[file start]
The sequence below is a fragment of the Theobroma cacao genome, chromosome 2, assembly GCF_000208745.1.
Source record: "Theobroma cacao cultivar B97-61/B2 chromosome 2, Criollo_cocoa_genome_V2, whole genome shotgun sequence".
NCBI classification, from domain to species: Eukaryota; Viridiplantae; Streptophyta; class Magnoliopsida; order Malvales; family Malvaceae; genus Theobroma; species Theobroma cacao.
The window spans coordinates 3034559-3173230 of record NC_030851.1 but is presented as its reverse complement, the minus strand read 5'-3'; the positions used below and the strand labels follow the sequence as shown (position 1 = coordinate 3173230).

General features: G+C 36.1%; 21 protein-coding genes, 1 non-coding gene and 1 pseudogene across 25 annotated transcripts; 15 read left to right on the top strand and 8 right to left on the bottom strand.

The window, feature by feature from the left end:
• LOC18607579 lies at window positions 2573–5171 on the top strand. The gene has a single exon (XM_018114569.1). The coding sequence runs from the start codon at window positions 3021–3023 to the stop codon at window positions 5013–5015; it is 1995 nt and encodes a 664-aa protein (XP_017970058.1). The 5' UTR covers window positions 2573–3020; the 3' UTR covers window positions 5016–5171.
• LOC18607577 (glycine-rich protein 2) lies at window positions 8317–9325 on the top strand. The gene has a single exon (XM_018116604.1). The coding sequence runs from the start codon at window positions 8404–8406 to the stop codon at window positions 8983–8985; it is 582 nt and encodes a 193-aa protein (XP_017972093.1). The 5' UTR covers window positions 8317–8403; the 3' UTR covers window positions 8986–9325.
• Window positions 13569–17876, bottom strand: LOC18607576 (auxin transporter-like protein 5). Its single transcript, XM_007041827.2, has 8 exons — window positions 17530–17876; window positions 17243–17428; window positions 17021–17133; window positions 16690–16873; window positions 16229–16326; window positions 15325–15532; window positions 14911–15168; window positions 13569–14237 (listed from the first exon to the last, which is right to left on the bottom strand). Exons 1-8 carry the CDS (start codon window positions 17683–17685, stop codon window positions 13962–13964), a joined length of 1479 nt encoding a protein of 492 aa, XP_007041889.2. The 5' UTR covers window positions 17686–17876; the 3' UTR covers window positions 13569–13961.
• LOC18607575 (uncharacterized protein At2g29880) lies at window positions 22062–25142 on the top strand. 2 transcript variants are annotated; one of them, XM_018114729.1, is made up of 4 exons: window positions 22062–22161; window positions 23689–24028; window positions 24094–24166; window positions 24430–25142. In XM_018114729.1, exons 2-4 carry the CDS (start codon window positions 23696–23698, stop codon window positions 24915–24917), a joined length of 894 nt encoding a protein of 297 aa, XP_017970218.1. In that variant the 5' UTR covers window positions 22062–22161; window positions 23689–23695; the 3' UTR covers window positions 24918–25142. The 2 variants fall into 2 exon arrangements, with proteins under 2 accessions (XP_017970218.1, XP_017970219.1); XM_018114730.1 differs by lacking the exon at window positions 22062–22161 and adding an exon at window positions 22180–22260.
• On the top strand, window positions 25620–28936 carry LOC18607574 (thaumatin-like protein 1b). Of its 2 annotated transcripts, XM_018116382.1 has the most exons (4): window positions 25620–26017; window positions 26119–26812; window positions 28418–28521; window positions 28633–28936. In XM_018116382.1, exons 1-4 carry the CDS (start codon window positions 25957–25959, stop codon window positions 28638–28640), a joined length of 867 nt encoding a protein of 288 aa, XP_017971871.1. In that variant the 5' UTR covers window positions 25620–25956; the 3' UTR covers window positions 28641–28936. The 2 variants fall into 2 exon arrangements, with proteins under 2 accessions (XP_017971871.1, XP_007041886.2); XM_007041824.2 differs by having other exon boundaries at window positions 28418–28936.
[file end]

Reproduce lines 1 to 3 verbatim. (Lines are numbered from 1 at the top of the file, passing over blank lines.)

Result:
The sequence below is a fragment of the Theobroma cacao genome, chromosome 2, assembly GCF_000208745.1.
Source record: "Theobroma cacao cultivar B97-61/B2 chromosome 2, Criollo_cocoa_genome_V2, whole genome shotgun sequence".
NCBI classification, from domain to species: Eukaryota; Viridiplantae; Streptophyta; class Magnoliopsida; order Malvales; family Malvaceae; genus Theobroma; species Theobroma cacao.